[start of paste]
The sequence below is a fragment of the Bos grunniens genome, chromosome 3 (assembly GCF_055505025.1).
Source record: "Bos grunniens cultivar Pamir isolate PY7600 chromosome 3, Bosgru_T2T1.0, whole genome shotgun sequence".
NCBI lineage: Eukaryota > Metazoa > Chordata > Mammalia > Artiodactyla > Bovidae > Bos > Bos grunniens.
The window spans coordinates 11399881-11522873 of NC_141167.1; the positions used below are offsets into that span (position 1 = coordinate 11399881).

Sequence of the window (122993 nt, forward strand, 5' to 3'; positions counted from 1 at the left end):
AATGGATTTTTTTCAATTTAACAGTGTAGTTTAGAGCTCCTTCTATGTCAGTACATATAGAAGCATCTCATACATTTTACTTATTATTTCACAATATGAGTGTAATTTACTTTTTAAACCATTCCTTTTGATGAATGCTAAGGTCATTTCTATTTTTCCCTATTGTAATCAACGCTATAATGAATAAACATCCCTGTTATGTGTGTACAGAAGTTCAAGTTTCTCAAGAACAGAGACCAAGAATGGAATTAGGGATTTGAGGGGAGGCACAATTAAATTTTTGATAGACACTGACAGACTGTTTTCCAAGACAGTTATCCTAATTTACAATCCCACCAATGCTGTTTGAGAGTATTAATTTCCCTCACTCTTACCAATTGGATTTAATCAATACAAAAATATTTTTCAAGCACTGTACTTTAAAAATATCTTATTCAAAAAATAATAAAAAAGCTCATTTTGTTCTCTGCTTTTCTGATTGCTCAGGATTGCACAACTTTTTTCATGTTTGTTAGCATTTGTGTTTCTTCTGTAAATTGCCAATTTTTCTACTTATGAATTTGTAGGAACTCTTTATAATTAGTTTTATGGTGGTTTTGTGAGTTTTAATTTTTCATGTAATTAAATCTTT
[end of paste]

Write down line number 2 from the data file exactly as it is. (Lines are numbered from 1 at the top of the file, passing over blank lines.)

Source record: "Bos grunniens cultivar Pamir isolate PY7600 chromosome 3, Bosgru_T2T1.0, whole genome shotgun sequence".